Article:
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King's College London

King's College London is a public research university located in London, United Kingdom, a founding college and member institution of the federal University of London. King's was established in 1829 by King George IV and Arthur Wellesley, 1st Duke of Wellington, when it received its first royal charter, is one of the oldest universities in England. In 1836, King's became one of the two founding colleges of the University of London. In the late 20th century, King's grew through a series of mergers, including with Queen Elizabeth College and Chelsea College of Science and Technology, the Institute of Psychiatry, the United Medical and Dental Schools of Guy's and St Thomas' Hospitals and the Florence Nightingale School of Nursing and Midwifery. King's has five campuses: its historic Strand Campus in central London, three other Thames-side campuses nearby and one in Denmark Hill in south London. In 2018/19, King's had a total income of £902.0 million, of which £194.7 million was from research grants and contracts.

It has the fourth largest endowment of any university in the United Kingdom, the largest of any in London. It is the 12th largest university in the United Kingdom by total enrolment, its academic activities are organised into nine faculties, which are subdivided into numerous departments and research divisions. It is a member of academic organisations including the Association of Commonwealth Universities, European University Association, the Russell Group. King's is home to six Medical Research Council centres and is a founding member of the King's Health Partners academic health sciences centre, Francis Crick Institute and MedCity, it is the largest European centre for graduate and post-graduate medical teaching and biomedical research, by number of students, includes the world's first nursing school, the Florence Nightingale Faculty of Nursing and Midwifery. King's is regarded as part of the "golden triangle" of elite universities located in the English cities of Oxford and London. Globally, it was ranked 33rd in the 2020 QS World University Rankings, 35th in the 2019 CWTS Leiden Ranking, 36th in the 2020 THE World University Rankings, 51st in the 2019 ARWU.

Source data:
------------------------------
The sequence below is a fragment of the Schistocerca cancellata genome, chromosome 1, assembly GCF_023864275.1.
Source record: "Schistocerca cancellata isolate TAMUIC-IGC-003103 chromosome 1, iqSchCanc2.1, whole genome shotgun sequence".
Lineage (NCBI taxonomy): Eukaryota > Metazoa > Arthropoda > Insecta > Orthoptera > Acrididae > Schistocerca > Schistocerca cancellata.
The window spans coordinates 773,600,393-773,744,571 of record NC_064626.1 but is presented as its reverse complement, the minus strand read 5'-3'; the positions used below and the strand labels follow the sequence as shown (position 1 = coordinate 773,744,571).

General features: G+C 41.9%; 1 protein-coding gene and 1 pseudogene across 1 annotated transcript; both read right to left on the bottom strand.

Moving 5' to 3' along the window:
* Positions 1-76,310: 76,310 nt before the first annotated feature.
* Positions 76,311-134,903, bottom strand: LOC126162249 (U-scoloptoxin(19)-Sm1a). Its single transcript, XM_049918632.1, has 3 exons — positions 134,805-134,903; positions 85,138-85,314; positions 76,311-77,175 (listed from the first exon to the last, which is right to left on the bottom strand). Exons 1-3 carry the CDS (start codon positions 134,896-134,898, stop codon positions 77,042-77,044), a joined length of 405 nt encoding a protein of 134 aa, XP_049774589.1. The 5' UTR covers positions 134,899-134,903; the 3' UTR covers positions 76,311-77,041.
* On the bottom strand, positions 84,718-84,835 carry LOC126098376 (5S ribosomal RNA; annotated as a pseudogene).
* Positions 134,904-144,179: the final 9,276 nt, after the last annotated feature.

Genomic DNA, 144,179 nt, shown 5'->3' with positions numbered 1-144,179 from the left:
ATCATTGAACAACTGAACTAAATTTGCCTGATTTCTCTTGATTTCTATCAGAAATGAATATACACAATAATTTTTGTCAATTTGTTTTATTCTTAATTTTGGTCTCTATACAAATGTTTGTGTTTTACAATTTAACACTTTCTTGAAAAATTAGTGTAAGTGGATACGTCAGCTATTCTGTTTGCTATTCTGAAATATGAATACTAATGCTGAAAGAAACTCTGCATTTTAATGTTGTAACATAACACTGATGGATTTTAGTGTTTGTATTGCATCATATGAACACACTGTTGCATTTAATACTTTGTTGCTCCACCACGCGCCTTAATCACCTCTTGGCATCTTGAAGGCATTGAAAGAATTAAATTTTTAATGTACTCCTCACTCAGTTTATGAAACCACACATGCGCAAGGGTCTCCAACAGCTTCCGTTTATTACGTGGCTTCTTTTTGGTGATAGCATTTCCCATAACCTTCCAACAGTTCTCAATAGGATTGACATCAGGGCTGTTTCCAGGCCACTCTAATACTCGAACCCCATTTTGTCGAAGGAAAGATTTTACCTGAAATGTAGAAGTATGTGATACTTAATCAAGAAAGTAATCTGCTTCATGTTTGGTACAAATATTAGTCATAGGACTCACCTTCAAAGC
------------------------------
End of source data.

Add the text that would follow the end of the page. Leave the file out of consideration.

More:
King's was ranked 42nd in the world for reputation in the annual Times Higher Education survey of academics for 2018. Nationally it was ranked 25th in the 2020 Complete University Guide, 35th in the 2019 Times/Sunday Times University Guide, 63rd in the 2020 Guardian University Guide. King's alumni and staff include 12 Nobel laureates. Alumni include heads of states and intergovernmental organisations. King's enjoys royal patronage by virtue of its foundation; the current patron is Queen Elizabeth II. King's College, so named to indicate the patronage of King George IV, was founded in 1829 in response to the theological controversy surrounding the founding of "London University" in 1826. London University was founded, with the backing of Utilitarians and Nonconformists, as a secular institution, intended to educate "the youth of our middling rich people between the ages of 15 or 16 and 20 or later" giving its nickname, "the godless college in Gower Street"; the need for such an institution was a result of the religious and social nature of the universities of Oxford and Cambridge, which educated the sons of wealthy Anglicans.